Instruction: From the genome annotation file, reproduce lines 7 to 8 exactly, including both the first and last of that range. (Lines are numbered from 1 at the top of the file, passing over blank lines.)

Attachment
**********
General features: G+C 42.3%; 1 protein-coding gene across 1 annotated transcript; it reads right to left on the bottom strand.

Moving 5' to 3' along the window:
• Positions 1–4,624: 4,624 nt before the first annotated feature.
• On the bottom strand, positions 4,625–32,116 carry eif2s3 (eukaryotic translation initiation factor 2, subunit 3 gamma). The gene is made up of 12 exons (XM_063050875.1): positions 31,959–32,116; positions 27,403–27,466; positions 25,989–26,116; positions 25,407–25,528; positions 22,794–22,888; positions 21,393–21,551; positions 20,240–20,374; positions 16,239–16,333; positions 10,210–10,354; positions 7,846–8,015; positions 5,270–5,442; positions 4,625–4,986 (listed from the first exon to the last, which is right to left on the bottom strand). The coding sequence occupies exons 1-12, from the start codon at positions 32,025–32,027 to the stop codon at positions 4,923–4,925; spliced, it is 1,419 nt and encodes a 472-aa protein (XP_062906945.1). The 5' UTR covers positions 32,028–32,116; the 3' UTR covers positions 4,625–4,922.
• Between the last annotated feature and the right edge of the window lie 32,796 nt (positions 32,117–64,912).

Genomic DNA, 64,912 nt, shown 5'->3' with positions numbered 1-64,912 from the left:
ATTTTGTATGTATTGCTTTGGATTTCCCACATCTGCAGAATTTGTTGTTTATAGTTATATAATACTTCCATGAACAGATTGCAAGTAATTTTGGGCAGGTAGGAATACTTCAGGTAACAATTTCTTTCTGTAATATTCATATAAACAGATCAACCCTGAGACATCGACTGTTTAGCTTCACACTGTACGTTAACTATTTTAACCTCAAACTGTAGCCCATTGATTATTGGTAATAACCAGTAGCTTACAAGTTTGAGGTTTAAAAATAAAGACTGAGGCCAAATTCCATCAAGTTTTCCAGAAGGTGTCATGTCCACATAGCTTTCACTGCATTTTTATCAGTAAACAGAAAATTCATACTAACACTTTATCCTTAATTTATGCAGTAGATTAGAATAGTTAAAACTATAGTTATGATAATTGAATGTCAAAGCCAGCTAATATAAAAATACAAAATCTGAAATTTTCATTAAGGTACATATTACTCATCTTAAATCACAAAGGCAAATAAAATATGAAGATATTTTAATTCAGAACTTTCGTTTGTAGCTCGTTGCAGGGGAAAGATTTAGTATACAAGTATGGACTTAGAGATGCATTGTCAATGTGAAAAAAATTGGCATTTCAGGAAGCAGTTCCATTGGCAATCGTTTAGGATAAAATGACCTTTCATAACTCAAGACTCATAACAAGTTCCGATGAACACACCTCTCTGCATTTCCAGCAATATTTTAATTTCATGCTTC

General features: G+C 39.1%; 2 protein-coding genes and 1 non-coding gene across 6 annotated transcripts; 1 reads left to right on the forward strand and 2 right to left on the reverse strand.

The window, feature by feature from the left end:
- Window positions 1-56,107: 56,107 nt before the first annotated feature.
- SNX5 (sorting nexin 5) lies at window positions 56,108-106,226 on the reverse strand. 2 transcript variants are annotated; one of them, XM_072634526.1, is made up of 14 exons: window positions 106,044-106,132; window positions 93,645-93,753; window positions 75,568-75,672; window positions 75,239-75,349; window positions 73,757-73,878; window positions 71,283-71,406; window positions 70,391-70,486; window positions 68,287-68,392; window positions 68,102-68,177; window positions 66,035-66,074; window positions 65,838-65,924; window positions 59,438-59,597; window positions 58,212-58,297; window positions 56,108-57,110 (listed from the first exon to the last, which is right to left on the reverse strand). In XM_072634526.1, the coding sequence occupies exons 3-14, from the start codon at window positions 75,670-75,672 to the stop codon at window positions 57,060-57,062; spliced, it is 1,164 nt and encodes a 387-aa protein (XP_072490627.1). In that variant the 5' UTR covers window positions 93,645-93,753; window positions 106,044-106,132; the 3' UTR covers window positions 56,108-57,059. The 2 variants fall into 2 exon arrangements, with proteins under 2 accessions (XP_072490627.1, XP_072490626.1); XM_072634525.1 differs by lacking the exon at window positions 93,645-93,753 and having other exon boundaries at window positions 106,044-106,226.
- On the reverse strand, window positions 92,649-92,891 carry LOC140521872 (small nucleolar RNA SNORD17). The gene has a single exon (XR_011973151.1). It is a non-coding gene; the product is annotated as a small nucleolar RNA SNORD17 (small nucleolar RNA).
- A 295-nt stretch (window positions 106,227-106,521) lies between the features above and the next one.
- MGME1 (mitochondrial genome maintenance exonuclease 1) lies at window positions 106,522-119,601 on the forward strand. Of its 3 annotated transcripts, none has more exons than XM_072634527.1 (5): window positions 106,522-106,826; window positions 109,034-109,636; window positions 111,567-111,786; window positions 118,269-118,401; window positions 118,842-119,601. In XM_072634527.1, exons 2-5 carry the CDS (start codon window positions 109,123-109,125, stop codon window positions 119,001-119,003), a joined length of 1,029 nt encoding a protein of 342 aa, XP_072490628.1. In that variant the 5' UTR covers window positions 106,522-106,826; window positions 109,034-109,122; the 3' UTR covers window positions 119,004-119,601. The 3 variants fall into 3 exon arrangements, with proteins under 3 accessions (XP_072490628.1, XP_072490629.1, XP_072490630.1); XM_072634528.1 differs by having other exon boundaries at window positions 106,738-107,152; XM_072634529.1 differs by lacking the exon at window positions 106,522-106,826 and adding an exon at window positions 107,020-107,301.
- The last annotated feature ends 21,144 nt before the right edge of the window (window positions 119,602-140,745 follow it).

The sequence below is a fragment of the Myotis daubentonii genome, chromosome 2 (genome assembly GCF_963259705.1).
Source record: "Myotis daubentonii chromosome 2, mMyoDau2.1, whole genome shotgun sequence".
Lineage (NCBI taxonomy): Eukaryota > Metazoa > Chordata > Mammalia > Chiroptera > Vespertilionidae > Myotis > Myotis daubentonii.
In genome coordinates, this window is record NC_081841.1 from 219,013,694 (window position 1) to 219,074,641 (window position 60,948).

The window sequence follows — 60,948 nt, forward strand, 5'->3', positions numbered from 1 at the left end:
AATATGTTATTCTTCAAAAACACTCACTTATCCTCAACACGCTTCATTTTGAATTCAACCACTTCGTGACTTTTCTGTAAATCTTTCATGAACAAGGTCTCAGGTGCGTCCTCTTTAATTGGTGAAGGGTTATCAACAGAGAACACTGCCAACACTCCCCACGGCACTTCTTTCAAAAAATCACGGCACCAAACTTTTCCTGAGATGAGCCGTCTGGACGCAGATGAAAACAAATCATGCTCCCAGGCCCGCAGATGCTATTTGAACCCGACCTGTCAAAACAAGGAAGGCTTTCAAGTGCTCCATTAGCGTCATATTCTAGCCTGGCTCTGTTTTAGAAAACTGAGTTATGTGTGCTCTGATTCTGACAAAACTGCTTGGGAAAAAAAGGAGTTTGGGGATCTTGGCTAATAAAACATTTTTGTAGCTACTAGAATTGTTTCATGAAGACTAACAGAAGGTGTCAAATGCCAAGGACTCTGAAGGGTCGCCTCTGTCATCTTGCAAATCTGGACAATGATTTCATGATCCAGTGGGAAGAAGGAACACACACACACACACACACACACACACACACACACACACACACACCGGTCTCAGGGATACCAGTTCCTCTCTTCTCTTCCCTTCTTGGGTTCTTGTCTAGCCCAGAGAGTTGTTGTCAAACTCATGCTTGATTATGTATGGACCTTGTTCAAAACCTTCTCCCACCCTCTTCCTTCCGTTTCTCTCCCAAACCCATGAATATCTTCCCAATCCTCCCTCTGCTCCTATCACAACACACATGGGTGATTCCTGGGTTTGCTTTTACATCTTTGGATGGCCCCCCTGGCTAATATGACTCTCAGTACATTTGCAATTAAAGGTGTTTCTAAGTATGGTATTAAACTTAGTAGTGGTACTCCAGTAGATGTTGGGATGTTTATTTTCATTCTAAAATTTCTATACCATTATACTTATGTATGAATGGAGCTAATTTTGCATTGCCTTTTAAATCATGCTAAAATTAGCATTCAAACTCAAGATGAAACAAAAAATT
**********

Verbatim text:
ATTTTGTATGTATTGCTTTGGATTTCCCACATCTGCAGAATTTGTTGTTTATAGTTATATAATACTTCCATGAACAGATTGCAAGTAATTTTGGGCAGGTAGGAATACTTCAGGTAACAATTTCTTTCTGTAATATTCATATAAACAGATCAACCCTGAGACATCGACTGTTTAGCTTCACACTGTACGTTAACTATTTTAACCTCAAACTGTAGCCCATTGATTATTGGTAATAACCAGTAGCTTACAAGTTTGAGGTTTAAAAATAAAGACTGAGGCCAAATTCCATCAAGTTTTCCAGAAGGTGTCATGTCCACATAGCTTTCACTGCATTTTTATCAGTAAACAGAAAATTCATACTAACACTTTATCCTTAATTTATGCAGTAGATTAGAATAGTTAAAACTATAGTTATGATAATTGAATGTCAAAGCCAGCTAATATAAAAATACAAAATCTGAAATTTTCATTAAGGTACATATTACTCATCTTAAATCACAAAGGCAAATAAAATATGAAGATATTTTAATTCAGAACTTTCGTTTGTAGCTCGTTGCAGGGGAAAGATTTAGTATACAAGTATGGACTTAGAGATGCATTGTCAATGTGAAAAAAATTGGCATTTCAGGAAGCAGTTCCATTGGCAATCGTTTAGGATAAAATGACCTTTCATAACTCAAGACTCATAACAAGTTCCGATGAACACACCTCTCTGCATTTCCAGCAATATTTTAATTTCATGCTTC

General features: G+C 39.1%; 2 protein-coding genes and 1 non-coding gene across 6 annotated transcripts; 1 reads left to right on the forward strand and 2 right to left on the reverse strand.